By doing all of this, not only would I (hopefully!) learn DirectX pretty well, I’d also walk away with a cool game and a solid portfolio piece! Most likely, the arcade game would be based on something simple (Asteroids? Space Invaders?), but jazzed up with particle effects and the like. I’ll probably work toward this a lot over our holiday break from school, and hopefully I’ll be finishing it up before winter courses are done.

Longer term, I’d also like to try creating either a fighting game or strategy game. Also on the list is learning 3D with DirectX.

3. Stay up to date on Games Industry news

I seem to have found the perfect solution with Google Reader. This goal is something I have tried to accomplish a few times, but I just couldn’t get checking news sites into my daily routine; however, being able to get the latest updates of various news sites, comics, etc. all in one location has led me to checking Google Reader regularly. I’m currently subscribed to Gamasutra, The Escapist, GameCareerGuide, and a number of other sites. I really wish I’d discovered RSS readers earlier!

4. Play/analyze new games regularly

I’d like to incorporate this into my daily routine at some point, but for now I’m only pushing towards getting this done every other day. Finding and analyzing games is simple enough–I have a bunch of unplayed games, friends to borrow games from, sites like Kongregate, etc.–but doing write-ups is a bit harder.

Although I’d planned to post a write-up for every game on this blog (and I’ve posted one already), I’m not sure how feasible that will be. I definitely plan to do write-ups now and then, but with the amount of time it takes to do a good write-up (rather than a jumbled list of thoughts from my notes), I don’t think I’ll be doing one for every single game I try. I’ll probably be experimenting a bit with different formats to see if writing up something a little less formal is doable.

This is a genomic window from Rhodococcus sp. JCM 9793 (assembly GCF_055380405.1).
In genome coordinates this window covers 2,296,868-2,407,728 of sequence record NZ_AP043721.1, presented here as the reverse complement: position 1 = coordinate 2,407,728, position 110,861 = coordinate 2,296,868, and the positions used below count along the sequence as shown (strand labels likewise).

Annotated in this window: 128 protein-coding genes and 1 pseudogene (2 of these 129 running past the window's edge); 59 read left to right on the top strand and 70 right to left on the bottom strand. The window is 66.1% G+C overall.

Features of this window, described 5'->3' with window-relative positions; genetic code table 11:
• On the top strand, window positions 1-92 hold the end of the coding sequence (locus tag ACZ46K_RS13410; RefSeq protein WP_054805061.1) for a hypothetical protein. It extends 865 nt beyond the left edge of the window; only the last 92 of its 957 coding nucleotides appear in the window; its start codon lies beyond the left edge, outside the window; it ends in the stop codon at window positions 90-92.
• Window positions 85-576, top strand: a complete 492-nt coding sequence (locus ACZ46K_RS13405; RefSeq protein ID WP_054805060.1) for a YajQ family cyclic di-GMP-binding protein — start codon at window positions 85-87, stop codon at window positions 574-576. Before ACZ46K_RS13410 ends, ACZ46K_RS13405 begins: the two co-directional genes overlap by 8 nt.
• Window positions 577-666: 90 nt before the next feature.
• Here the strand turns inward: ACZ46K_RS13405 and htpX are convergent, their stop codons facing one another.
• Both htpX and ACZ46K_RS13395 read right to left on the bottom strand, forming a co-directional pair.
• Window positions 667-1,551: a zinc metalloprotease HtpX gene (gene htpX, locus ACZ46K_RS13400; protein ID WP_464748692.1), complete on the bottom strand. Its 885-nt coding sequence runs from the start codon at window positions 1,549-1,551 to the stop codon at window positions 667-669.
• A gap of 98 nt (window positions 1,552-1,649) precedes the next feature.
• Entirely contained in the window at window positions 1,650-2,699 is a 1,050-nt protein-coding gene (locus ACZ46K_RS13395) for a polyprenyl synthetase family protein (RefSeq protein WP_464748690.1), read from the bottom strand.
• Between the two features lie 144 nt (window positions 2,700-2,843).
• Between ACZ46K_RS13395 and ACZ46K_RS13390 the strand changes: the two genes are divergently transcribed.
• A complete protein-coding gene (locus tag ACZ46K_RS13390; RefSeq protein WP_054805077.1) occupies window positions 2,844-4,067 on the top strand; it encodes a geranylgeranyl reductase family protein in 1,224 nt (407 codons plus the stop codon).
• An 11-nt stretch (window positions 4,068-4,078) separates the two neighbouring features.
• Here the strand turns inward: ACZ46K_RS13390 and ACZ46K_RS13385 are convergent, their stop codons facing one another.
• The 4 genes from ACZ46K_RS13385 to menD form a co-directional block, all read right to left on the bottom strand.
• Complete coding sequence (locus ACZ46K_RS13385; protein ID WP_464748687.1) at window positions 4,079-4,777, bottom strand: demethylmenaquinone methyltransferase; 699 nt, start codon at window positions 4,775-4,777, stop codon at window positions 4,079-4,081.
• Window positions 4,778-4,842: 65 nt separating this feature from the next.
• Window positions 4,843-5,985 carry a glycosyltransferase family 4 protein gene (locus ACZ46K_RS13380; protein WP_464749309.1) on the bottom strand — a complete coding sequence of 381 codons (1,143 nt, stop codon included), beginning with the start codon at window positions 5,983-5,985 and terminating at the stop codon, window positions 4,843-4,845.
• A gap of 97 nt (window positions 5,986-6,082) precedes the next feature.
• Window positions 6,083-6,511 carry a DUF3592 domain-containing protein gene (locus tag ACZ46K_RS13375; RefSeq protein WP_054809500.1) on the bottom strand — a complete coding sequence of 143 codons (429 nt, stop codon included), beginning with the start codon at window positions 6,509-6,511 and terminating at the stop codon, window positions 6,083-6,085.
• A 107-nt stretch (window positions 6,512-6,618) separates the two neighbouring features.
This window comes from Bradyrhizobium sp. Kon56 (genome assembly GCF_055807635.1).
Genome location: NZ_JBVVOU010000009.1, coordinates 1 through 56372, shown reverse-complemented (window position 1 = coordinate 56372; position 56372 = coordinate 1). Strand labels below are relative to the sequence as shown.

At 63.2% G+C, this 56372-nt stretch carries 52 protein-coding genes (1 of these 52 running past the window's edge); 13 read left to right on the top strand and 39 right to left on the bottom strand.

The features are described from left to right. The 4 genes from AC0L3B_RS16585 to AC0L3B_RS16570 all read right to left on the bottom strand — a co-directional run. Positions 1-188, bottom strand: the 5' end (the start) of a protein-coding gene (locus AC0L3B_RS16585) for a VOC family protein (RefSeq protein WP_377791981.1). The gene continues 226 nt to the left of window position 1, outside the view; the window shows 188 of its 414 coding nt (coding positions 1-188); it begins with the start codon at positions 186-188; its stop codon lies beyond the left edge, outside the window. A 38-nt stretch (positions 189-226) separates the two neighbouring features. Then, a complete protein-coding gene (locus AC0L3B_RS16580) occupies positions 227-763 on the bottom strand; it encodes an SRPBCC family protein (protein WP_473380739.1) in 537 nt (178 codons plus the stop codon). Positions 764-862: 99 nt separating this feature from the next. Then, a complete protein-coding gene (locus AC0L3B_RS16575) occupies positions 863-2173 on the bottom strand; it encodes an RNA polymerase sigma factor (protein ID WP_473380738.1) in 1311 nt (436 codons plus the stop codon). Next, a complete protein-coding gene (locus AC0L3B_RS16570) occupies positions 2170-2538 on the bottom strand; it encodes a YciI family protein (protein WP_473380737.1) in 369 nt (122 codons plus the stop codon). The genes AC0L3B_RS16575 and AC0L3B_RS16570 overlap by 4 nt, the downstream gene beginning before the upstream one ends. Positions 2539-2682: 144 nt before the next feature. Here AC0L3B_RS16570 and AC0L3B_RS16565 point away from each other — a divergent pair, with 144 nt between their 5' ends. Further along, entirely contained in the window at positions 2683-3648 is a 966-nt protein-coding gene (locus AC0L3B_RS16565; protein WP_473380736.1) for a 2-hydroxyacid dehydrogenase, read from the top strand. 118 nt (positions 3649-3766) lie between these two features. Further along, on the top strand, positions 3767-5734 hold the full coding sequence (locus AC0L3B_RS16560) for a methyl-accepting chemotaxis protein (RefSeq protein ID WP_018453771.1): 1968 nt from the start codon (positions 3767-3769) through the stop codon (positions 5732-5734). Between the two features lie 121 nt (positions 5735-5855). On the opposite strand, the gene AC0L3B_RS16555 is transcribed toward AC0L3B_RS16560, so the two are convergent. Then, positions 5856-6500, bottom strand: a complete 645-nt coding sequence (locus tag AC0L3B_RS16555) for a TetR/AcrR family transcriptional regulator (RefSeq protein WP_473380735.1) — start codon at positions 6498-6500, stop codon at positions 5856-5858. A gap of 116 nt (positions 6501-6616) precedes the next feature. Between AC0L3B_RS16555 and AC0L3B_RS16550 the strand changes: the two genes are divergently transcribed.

Finally, I highly recommend the site Remember the Milk, a free to-do list manager. I’ve been using it for the past couple weeks, and not only has it been awesome for keeping track of everything I need to get done, I’ve also been significantly more productive! Between daily reminders and being able to set deadlines that I’ll actually be able to keep track of, it’s been a godsend.

  • Learn Lua – I have heard nothing but good things about Lua, and it seems to come up frequently with games. When one also considers that the first edition of Programming in Lua is legally available for free online, teaching myself the language is definitely something I plan to do in the near future!
  • Get a taste of DirectX – Having worked in XNA, and after getting a brief introduction to OpenGL, introducing myself to DirectX seems like the next logical step. Although I don’t plan on attempting to master it in the immediate future, I would like to learn the basics and reach the point where it does not intimidate me, at the least :)